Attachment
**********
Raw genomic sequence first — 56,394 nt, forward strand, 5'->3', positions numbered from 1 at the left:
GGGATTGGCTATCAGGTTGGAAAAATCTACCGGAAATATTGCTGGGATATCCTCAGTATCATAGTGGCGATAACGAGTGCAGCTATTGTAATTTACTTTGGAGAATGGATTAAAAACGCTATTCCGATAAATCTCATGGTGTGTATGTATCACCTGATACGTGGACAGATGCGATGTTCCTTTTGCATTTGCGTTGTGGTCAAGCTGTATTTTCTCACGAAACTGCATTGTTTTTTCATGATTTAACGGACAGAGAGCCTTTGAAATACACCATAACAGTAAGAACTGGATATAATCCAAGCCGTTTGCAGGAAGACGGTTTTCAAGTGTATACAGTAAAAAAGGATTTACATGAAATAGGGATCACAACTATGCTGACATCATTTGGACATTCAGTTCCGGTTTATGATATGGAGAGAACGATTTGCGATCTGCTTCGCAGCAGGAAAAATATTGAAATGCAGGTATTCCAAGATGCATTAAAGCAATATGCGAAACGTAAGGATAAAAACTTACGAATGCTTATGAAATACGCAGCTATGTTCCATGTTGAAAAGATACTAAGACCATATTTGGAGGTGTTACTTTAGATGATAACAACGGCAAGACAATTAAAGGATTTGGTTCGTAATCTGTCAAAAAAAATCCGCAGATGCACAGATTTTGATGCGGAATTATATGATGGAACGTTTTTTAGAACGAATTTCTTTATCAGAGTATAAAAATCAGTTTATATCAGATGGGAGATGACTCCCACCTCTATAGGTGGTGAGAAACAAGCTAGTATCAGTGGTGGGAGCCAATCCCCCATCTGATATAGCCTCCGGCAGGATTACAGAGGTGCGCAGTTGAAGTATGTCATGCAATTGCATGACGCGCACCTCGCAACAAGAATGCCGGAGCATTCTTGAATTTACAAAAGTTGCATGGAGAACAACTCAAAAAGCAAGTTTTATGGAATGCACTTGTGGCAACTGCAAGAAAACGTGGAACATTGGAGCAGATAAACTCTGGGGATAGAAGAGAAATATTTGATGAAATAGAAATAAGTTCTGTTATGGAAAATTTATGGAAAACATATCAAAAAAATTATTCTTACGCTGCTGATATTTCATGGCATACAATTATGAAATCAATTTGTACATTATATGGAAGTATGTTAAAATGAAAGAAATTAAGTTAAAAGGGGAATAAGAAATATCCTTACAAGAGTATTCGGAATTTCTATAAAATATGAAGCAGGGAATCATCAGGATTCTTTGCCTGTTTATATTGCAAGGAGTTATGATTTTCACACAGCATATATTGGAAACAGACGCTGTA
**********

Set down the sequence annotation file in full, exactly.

Raw genomic sequence first — 56,394 nt, forward strand, 5'->3', positions numbered from 1 at the left:
GGGATTGGCTATCAGGTTGGAAAAATCTACCGGAAATATTGCTGGGATATCCTCAGTATCATAGTGGCGATAACGAGTGCAGCTATTGTAATTTACTTTGGAGAATGGATTAAAAACGCTATTCCGATAAATCTCATGGTGTGTATGTATCACCTGATACGTGGACAGATGCGATGTTCCTTTTGCATTTGCGTTGTGGTCAAGCTGTATTTTCTCACGAAACTGCATTGTTTTTTCATGATTTAACGGACAGAGAGCCTTTGAAATACACCATAACAGTAAGAACTGGATATAATCCAAGCCGTTTGCAGGAAGACGGTTTTCAAGTGTATACAGTAAAAAAGGATTTACATGAAATAGGGATCACAACTATGCTGACATCATTTGGACATTCAGTTCCGGTTTATGATATGGAGAGAACGATTTGCGATCTGCTTCGCAGCAGGAAAAATATTGAAATGCAGGTATTCCAAGATGCATTAAAGCAATATGCGAAACGTAAGGATAAAAACTTACGAATGCTTATGAAATACGCAGCTATGTTCCATGTTGAAAAGATACTAAGACCATATTTGGAGGTGTTACTTTAGATGATAACAACGGCAAGACAATTAAAGGATTTGGTTCGTAATCTGTCAAAAAAAATCCGCAGATGCACAGATTTTGATGCGGAATTATATGATGGAACGTTTTTTAGAACGAATTTCTTTATCAGAGTATAAAAATCAGTTTATATCAGATGGGAGATGACTCCCACCTCTATAGGTGGTGAGAAACAAGCTAGTATCAGTGGTGGGAGCCAATCCCCCATCTGATATAGCCTCCGGCAGGATTACAGAGGTGCGCAGTTGAAGTATGTCATGCAATTGCATGACGCGCACCTCGCAACAAGAATGCCGGAGCATTCTTGAATTTACAAAAGTTGCATGGAGAACAACTCAAAAAGCAAGTTTTATGGAATGCACTTGTGGCAACTGCAAGAAAACGTGGAACATTGGAGCAGATAAACTCTGGGGATAGAAGAGAAATATTTGATGAAATAGAAATAAGTTCTGTTATGGAAAATTTATGGAAAACATATCAAAAAAATTATTCTTACGCTGCTGATATTTCATGGCATACAATTATGAAATCAATTTGTACATTATATGGAAGTATGTTAAAATGAAAGAAATTAAGTTAAAAGGGGAATAAGAAATATCCTTACAAGAGTATTCGGAATTTCTATAAAATATGAAGCAGGGAATCATCAGGATTCTTTGCCTGTTTATATTGCAAGGAGTTATGATTTTCACACAGCATATATTGGAAACAGACGCTGTA